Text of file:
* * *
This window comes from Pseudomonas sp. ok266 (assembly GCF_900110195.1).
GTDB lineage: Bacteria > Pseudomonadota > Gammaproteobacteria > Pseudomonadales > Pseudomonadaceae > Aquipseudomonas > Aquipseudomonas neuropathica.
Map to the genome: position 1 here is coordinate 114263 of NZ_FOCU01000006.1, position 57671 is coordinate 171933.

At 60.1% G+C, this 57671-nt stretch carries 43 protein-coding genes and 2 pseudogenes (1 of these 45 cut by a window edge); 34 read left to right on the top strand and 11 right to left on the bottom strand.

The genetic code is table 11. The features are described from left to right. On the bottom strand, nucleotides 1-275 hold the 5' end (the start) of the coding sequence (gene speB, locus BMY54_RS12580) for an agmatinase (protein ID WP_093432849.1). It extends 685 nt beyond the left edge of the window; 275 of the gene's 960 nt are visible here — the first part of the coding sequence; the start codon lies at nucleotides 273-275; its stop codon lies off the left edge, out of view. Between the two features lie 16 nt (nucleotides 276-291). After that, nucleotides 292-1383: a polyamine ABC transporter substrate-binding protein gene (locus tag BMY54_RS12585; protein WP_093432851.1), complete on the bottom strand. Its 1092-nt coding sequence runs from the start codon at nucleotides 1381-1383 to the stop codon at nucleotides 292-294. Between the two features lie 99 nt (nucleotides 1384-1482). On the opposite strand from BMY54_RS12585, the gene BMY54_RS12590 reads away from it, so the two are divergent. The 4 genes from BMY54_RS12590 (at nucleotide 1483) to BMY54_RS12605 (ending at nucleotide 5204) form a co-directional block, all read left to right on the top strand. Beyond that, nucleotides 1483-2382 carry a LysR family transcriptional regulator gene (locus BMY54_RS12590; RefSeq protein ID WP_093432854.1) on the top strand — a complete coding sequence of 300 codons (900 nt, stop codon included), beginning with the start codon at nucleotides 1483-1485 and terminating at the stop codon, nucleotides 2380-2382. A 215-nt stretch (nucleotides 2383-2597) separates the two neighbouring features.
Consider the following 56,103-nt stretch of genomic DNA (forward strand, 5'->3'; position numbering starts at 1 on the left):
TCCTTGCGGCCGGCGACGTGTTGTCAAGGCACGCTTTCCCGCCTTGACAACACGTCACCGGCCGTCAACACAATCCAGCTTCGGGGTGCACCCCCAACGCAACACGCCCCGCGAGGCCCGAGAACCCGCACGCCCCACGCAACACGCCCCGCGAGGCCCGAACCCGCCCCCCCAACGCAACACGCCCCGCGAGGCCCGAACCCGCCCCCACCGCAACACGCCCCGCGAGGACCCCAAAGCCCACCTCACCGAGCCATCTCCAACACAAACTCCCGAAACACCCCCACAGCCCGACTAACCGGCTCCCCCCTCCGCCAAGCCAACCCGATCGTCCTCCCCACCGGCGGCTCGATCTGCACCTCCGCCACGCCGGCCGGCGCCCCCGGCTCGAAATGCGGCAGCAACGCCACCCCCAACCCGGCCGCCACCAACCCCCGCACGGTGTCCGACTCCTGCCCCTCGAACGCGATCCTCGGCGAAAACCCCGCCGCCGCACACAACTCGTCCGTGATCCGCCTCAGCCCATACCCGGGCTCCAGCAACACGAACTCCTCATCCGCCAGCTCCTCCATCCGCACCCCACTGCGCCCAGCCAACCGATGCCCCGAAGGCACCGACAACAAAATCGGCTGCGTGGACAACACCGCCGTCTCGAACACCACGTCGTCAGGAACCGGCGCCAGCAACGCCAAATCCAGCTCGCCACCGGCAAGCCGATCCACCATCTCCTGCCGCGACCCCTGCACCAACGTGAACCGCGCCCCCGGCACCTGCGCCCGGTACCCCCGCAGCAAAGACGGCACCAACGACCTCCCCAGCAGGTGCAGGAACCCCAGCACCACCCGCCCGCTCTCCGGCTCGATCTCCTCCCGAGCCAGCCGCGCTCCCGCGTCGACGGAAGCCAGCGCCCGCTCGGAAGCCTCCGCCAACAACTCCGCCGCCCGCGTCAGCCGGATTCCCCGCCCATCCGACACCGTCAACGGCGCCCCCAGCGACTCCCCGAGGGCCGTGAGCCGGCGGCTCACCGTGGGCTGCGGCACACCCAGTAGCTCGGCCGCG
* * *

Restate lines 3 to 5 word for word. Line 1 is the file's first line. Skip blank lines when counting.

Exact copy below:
Map to the genome: position 1 here is coordinate 114263 of NZ_FOCU01000006.1, position 57671 is coordinate 171933.

At 60.1% G+C, this 57671-nt stretch carries 43 protein-coding genes and 2 pseudogenes (1 of these 45 cut by a window edge); 34 read left to right on the top strand and 11 right to left on the bottom strand.

The genetic code is table 11. The features are described from left to right. On the bottom strand, nucleotides 1-275 hold the 5' end (the start) of the coding sequence (gene speB, locus BMY54_RS12580) for an agmatinase (protein ID WP_093432849.1). It extends 685 nt beyond the left edge of the window; 275 of the gene's 960 nt are visible here — the first part of the coding sequence; the start codon lies at nucleotides 273-275; its stop codon lies off the left edge, out of view. Between the two features lie 16 nt (nucleotides 276-291). After that, nucleotides 292-1383: a polyamine ABC transporter substrate-binding protein gene (locus tag BMY54_RS12585; protein WP_093432851.1), complete on the bottom strand. Its 1092-nt coding sequence runs from the start codon at nucleotides 1381-1383 to the stop codon at nucleotides 292-294. Between the two features lie 99 nt (nucleotides 1384-1482). On the opposite strand from BMY54_RS12585, the gene BMY54_RS12590 reads away from it, so the two are divergent. The 4 genes from BMY54_RS12590 (at nucleotide 1483) to BMY54_RS12605 (ending at nucleotide 5204) form a co-directional block, all read left to right on the top strand. Beyond that, nucleotides 1483-2382 carry a LysR family transcriptional regulator gene (locus BMY54_RS12590; RefSeq protein ID WP_093432854.1) on the top strand — a complete coding sequence of 300 codons (900 nt, stop codon included), beginning with the start codon at nucleotides 1483-1485 and terminating at the stop codon, nucleotides 2380-2382. A 215-nt stretch (nucleotides 2383-2597) separates the two neighbouring features.